Maxl came to the rescue. “We’ve spiced punch over here, but it has to be drunk hot. Any takers?”

  Gilian’s eyes flickered between the two kings, her mouth a moue of triumph. Which would she pick? In her view of the world, she had only to choose.

  The familiar won over the exotic. She slid her hand possessively round Maxl’s arm, but cast a coyly apologetic look up at Jason, as if to console him for his loss.

  They moved away to the refreshments, which broke up the circle. Jason and I followed last; several people vied for Jason’s attention, asking questions about music, and Ralanor Veleth.

  I drank a glass of punch and excused myself. My early departure would go entirely unnoticed, so used everyone was to it. If any of the more astute courtiers marked the private signal between Jason and Maxl and myself for our subsequent meeting in the lair, they gave no sign.

  Gilian certainly did not see. The last thing I heard as the footman opened the door for me was her complacent voice, in a loud whisper to Elta and Harlis. “Did you hear his compliment about my hands? A blessing! How charming! Why is it that the men all notice them first thing? He’s no different from all the rest, despite that awful reputation…”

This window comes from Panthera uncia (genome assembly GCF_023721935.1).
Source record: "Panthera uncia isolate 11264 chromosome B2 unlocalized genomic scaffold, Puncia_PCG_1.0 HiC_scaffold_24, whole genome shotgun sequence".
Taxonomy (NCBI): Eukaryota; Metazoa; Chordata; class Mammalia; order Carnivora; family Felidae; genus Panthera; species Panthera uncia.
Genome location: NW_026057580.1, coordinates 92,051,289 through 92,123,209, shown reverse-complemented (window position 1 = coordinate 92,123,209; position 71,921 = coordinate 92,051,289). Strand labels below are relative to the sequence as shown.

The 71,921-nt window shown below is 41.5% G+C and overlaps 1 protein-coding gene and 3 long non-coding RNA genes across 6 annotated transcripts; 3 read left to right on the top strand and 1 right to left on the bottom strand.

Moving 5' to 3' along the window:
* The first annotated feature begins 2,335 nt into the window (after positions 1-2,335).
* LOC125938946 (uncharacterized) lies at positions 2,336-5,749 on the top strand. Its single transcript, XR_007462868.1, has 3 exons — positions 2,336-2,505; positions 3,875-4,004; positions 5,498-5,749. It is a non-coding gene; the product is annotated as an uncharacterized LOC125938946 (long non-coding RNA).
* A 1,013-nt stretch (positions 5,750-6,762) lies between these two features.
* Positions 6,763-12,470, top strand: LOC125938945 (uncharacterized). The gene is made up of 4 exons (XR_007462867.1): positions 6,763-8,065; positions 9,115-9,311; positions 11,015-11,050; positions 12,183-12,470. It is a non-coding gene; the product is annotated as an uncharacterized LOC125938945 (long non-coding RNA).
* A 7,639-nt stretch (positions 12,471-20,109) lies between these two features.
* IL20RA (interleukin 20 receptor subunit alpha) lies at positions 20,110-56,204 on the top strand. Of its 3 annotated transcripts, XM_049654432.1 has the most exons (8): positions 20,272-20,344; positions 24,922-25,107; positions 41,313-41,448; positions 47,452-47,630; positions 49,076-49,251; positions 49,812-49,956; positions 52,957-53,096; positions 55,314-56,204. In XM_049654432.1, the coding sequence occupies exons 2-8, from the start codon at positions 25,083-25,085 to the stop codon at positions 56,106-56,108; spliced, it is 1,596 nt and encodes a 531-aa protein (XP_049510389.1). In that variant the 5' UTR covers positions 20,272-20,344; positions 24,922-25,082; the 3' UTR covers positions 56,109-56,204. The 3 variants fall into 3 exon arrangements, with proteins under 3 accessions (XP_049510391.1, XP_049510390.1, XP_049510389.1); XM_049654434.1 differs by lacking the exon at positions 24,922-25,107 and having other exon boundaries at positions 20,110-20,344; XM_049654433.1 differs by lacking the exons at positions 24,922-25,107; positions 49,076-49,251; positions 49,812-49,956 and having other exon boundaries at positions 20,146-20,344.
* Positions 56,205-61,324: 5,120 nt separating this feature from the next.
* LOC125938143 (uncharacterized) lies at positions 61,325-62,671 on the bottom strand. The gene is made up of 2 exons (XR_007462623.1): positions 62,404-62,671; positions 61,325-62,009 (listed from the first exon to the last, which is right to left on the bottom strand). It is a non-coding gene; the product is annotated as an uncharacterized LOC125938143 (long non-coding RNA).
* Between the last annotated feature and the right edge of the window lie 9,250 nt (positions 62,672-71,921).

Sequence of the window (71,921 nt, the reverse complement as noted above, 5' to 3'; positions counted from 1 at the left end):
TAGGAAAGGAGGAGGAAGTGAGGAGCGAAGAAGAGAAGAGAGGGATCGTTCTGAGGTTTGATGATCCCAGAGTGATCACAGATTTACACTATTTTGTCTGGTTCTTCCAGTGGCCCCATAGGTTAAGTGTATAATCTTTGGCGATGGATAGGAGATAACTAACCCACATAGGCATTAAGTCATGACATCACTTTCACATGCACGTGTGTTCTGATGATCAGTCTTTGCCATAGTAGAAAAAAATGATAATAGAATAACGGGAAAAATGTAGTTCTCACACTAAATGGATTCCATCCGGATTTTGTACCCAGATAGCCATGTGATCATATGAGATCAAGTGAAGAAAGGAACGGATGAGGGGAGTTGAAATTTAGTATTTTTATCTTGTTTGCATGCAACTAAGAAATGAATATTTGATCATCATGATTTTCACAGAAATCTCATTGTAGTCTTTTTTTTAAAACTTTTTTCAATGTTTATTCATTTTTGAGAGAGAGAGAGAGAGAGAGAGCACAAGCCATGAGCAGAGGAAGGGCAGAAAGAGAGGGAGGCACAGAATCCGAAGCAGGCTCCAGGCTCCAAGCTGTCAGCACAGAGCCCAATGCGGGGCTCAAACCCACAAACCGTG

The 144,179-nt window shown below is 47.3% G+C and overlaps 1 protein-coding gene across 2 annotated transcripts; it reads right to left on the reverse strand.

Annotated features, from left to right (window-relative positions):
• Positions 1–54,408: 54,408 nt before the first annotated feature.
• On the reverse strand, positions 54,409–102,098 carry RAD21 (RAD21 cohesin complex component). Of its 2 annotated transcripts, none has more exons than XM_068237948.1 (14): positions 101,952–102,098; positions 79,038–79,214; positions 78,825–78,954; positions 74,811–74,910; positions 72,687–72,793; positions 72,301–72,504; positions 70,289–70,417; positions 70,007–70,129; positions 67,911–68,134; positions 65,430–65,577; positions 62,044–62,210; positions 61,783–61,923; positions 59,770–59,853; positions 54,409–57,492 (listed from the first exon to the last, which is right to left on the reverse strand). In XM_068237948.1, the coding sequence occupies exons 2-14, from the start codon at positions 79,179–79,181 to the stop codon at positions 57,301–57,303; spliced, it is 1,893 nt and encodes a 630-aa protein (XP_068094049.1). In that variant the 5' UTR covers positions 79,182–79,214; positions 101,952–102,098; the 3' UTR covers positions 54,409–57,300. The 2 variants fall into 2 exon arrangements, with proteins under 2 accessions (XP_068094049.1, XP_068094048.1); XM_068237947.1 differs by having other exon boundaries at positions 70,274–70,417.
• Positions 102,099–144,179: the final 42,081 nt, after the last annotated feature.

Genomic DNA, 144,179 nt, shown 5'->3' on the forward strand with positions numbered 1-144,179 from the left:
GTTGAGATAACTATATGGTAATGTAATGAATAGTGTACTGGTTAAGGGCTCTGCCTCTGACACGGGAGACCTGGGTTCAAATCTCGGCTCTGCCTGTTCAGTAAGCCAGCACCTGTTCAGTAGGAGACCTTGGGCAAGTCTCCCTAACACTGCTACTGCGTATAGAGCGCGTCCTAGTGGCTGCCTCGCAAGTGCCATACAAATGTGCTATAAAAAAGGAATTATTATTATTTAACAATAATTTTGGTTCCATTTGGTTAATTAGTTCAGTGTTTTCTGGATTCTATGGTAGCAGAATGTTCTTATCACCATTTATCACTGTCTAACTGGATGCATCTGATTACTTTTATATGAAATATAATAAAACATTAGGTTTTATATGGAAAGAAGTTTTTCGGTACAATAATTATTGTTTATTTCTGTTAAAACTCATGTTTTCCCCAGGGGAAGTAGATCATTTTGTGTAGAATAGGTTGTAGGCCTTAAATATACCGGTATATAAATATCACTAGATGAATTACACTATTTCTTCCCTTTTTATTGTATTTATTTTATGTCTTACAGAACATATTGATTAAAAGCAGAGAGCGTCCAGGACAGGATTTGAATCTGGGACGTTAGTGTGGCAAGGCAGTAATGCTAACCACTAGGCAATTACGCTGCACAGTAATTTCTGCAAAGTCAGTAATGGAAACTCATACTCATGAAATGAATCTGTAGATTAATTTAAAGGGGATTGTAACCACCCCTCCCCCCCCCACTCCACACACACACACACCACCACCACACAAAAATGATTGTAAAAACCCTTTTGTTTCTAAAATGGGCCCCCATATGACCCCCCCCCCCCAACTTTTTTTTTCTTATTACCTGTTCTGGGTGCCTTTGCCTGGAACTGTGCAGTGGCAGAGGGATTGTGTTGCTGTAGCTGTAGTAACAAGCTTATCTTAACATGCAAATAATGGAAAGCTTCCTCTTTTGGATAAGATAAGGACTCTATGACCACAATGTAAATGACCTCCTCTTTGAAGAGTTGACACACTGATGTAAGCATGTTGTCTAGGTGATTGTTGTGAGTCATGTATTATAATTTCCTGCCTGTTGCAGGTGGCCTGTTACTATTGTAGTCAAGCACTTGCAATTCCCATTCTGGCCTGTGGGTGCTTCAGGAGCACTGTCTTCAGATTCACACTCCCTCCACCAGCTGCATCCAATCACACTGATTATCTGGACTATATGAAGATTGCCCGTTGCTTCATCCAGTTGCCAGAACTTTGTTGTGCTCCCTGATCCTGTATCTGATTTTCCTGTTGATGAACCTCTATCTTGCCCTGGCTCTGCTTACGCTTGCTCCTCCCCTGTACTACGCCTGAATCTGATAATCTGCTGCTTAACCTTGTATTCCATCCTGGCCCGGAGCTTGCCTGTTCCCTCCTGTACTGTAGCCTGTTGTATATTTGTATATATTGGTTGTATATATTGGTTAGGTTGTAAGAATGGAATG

Maxl and I strolled along his own balcony a few days later. The sun was warm as long as we stayed out of the shadows; new snowfall lay over the garden, a soft white blanket with blue shadows here and there indicating where summer’s favorite pathways lay.

  It was the first time we had been alone together since the masquerade ball.

  “You are, at last, happy,” he observed. “I have only to look at you, and see that it is so. Yet I want the pleasure of hearing you say it.”